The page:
Commodities futures are a bet on whether a product such as orange juice, beef or wheat will rise in price. Investors take out a contract to buy or sell commodities at a preset price and date. When the date rolls around, a buy contract that lets you invest below the market price is a winner. If the market price is lower than your contract price, you lose. You report the results as a capital gain or loss.
Gains and Losses
Contracts are a zero sum game -- for every buy contract, there's also a seller. When you complete the contract transaction, you report any profits as capital gains on IRS Schedule D. Losses go on the same form. You write off losses against capital gains from other transactions. If you have a net capital loss, you deduct up to $3,000 as of 2014 -- $1,500 if married but filing separately -- from your non-capital income. You carry over the rest of the loss to next year.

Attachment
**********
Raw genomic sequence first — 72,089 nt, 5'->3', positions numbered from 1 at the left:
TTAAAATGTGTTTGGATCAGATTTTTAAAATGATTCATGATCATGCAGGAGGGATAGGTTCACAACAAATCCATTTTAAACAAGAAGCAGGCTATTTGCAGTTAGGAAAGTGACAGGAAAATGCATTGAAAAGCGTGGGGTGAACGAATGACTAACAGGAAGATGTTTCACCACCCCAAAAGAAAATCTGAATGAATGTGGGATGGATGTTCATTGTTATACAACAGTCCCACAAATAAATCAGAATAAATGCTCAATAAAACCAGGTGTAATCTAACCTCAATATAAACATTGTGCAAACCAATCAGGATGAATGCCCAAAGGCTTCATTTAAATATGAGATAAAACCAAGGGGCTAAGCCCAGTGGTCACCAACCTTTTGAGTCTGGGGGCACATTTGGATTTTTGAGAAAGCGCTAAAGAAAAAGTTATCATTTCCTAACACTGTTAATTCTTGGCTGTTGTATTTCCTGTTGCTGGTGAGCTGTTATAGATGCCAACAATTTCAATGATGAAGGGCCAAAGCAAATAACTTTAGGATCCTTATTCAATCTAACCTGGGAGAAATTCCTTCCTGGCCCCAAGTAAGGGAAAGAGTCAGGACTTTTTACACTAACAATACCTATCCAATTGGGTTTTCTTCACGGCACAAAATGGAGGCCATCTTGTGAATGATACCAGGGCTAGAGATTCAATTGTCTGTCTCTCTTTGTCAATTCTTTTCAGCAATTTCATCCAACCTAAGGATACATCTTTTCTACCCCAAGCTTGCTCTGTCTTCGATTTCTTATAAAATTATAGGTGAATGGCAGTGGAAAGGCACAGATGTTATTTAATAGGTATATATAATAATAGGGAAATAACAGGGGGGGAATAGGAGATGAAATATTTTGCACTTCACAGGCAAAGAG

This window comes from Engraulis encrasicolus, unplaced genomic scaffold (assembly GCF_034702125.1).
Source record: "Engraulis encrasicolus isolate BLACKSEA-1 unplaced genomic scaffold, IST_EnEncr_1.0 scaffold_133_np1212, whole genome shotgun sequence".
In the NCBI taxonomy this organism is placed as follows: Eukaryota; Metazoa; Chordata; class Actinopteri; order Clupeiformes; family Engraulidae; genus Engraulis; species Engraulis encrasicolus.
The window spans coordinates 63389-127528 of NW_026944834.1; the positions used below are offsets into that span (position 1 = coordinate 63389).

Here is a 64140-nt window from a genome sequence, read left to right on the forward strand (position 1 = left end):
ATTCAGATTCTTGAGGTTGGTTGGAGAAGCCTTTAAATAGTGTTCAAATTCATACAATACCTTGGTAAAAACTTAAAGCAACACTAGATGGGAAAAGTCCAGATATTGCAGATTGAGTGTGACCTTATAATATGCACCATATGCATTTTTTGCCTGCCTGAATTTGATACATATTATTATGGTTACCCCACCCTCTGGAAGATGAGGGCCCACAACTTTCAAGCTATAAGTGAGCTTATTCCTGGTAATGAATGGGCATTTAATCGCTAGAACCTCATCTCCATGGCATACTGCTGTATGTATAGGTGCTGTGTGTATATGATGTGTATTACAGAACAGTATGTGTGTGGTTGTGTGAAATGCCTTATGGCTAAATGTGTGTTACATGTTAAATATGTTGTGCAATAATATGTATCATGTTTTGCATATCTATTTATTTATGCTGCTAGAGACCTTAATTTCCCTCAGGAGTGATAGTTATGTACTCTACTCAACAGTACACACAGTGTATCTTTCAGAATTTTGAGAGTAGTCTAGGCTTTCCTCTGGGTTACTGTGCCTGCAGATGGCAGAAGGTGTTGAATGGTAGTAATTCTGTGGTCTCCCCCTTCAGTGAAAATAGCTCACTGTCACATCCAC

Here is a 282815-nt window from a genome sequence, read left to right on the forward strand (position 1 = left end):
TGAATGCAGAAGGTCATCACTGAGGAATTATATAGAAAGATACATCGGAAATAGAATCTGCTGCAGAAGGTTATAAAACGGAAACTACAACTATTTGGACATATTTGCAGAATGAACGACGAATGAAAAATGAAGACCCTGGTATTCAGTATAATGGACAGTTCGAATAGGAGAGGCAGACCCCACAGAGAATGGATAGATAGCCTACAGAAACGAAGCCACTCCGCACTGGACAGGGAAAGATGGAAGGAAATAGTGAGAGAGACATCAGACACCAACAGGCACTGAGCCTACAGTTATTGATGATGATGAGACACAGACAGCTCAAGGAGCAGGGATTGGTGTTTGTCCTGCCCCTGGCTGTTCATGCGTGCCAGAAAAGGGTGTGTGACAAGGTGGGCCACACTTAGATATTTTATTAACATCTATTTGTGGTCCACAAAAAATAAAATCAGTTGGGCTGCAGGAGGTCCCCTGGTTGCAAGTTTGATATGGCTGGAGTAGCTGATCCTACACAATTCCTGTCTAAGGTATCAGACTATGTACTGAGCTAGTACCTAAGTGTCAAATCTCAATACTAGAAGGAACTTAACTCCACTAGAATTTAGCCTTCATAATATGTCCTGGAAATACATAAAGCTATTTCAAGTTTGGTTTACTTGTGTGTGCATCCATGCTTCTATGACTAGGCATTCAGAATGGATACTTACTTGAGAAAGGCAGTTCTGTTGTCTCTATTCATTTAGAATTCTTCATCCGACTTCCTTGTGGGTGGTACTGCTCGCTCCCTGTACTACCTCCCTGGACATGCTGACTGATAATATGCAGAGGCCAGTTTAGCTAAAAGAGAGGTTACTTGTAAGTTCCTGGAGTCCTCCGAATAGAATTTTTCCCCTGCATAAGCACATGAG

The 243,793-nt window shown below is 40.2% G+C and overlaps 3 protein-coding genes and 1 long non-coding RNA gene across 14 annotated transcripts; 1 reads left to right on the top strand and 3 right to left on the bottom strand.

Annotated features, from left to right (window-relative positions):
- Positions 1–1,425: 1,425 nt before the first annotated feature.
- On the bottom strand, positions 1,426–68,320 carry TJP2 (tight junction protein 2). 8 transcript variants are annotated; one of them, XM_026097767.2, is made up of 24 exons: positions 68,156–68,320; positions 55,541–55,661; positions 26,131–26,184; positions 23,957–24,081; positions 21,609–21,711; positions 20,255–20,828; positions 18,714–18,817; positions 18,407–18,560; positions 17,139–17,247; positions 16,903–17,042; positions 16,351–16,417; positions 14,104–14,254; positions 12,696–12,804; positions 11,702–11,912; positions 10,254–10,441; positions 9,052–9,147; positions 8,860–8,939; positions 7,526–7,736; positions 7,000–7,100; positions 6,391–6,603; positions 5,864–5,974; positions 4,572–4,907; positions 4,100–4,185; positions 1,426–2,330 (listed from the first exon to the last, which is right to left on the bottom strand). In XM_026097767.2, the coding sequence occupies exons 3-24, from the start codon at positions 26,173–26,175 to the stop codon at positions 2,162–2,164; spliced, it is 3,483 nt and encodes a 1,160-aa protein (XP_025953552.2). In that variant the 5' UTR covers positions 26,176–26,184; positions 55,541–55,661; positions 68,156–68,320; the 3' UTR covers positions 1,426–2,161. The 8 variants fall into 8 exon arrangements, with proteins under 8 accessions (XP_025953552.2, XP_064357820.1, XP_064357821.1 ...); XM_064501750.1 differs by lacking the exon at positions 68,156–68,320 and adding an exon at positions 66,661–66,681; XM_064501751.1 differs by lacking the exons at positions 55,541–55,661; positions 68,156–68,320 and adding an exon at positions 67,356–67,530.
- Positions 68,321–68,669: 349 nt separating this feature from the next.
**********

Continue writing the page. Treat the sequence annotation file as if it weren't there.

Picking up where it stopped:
Hedging transactions in commodities are recorded in your return as ordinary income or loss rather than a capital gain or loss. A hedging transaction is one you make to protect against interest rate fluctuations or price changes. You have to prove to the IRS that your investment qualifies for this exception.